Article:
Computer Aided Design (CAD) is a feature of modern jewellery design - I prefer to think of it as a production tool and not a design method. While some companies design engagement rings solely using CAD, these tend to be places where individuality is not core to the company’s mission. They may have options from which people can choose, for example a range of band shapes and range of settings that are then joined together by selecting components to create a finished product. But the magic of design, the soul and heart of creativity stems from the sketching and human interaction we share during our consultations.
CAD is a great tool for constructing designs with multiple elements or designs that would benefit from not having any joins, that can be cast as one, but it’s the hand drawings that brings the smile to everyone’s faces. Because it’s here, on the drawing board, that we are able to develop the concept of the jewellery, and ensure that the elements that you want to make it individual are incorporated into the design. We are not led by a computer package with predetermined options.
In its essential form, designing an engagement ring -or any other - jewellery is about taking ideas and concepts from the lives we share and capturing them in another form. We need look no further than flowers in a meadow for the design elements we see incorporated into rings, for example. Flower petals, more often than not, are arranged in groups (corollas) of fours (such as poppies) and fives (roses) and at least to the naked eyes, to a startling degree of symmetry. A central stone, surrounded by a bezel often incorporating several smaller stones, arranged in a uniform pattern, is clearly a composition derived from nature.
Its is possible to make almost any design using a CAD package but often the rings will be hand forged by our goldsmiths and we will only use this method of construction for certain designs. The designer will assess the design and decide whether the goldsmith will pick up their piercing saw and use the rolling mills, soldiering and hand forging the piece or Jenna our CAD modeller makes the piece on the computer.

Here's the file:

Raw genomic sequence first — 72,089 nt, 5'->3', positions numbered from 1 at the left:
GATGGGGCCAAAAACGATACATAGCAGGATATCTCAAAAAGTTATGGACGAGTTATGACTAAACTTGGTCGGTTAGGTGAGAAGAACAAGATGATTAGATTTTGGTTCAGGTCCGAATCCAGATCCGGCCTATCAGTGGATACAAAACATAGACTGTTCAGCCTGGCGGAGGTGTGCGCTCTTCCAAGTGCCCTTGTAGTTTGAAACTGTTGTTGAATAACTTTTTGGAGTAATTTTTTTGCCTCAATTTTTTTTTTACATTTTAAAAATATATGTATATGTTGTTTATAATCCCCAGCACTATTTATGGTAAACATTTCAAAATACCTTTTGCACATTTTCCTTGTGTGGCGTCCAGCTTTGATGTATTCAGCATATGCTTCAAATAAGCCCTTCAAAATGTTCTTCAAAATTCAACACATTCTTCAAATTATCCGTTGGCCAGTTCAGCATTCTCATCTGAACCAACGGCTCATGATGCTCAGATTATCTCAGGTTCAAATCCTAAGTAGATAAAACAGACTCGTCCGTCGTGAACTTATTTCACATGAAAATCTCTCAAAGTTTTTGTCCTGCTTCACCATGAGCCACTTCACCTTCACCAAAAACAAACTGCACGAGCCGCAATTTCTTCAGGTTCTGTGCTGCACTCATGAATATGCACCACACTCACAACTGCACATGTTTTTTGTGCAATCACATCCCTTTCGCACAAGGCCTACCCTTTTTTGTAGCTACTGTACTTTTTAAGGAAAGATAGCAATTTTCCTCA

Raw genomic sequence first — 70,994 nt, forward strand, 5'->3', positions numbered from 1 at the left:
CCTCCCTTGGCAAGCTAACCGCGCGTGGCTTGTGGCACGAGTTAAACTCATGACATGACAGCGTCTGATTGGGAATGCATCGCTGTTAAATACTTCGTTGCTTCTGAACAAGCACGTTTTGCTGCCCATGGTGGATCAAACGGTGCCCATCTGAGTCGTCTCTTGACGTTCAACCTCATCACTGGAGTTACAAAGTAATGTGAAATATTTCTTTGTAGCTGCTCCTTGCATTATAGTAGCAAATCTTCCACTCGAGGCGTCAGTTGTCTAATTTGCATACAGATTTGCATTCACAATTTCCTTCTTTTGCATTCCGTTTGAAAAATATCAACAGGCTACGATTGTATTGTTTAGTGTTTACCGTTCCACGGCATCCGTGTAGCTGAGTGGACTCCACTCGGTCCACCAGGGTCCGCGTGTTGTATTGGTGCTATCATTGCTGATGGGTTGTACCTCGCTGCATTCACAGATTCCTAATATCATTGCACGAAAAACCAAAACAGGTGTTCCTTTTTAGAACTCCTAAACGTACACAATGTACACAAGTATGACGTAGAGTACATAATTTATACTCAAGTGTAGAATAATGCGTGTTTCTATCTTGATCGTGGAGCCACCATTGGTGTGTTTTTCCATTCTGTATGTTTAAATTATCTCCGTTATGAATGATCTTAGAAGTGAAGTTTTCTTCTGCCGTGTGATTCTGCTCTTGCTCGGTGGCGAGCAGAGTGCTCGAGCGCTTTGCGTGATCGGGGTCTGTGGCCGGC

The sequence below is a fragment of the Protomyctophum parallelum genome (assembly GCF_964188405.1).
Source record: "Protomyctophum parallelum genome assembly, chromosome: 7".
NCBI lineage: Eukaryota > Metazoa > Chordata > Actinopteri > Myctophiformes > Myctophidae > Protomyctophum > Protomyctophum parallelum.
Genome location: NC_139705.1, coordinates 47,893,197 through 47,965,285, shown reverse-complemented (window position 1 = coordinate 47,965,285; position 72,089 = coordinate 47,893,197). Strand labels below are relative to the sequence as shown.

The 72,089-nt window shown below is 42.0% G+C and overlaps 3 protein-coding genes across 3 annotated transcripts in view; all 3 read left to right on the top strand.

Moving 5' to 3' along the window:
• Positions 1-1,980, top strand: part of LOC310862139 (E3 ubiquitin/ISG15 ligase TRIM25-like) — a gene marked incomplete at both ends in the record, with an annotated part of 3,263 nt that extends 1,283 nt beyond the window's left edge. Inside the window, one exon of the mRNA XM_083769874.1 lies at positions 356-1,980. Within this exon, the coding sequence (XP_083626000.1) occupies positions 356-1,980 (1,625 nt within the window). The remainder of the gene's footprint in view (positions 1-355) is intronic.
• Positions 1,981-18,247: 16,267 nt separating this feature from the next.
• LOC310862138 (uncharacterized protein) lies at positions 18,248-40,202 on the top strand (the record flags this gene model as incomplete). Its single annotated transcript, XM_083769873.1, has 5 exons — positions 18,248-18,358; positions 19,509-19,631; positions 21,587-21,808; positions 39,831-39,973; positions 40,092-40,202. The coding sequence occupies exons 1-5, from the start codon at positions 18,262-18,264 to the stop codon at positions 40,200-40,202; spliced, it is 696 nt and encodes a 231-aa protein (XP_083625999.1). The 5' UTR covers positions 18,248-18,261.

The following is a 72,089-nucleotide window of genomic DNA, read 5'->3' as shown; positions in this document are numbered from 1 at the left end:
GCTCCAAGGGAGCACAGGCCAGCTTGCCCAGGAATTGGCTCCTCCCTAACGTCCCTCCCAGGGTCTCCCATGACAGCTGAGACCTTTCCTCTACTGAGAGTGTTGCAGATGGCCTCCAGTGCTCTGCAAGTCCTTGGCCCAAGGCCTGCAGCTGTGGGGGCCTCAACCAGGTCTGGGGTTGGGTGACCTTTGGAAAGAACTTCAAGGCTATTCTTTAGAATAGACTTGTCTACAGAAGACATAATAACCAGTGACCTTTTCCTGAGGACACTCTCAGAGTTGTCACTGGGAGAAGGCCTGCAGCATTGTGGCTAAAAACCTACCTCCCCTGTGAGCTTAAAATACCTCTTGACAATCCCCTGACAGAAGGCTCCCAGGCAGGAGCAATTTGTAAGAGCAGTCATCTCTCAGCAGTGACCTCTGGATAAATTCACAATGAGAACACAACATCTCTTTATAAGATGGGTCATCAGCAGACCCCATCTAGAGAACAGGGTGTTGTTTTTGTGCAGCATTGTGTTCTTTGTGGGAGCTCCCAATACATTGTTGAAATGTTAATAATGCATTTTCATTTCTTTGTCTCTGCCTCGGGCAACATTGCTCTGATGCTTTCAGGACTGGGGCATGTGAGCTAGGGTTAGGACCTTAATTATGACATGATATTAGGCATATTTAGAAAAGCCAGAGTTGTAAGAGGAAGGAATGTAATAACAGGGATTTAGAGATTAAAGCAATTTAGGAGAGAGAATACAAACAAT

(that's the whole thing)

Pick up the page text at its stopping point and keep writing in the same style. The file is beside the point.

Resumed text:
Both ‘makers’ work from detailed instructions and the CAD modeller also has to know the correct thickness and tolerances as a traditional goldsmith to make the piece work not just how to use the programme to make the shape. Once a design is created on CAD the file is sent to our casting company where a resin is created of the piece, a mould is taken and then the piece is cast into whatever precious metal we require it to be in. The piece will then be hand finished and go through the same hallmarking, setting and finishing process as a handmade ring.
The casting process has its own problems, porosity can occur, which are tiny air bubbles in the metal what can then be revealed when the piece is being worked on, these can of course be rectified but with some work. Using square wire or sheet will very rarely have these problems.
While it’s easy enough to model a ring on a computer and produce it on a machine, it’s the subtle differences and design touches created on the drawing board first that will remind you of the cliff that rises from the beach you used to visit on your holidays with your partner, or the bough of the apple tree that sits in your back garden.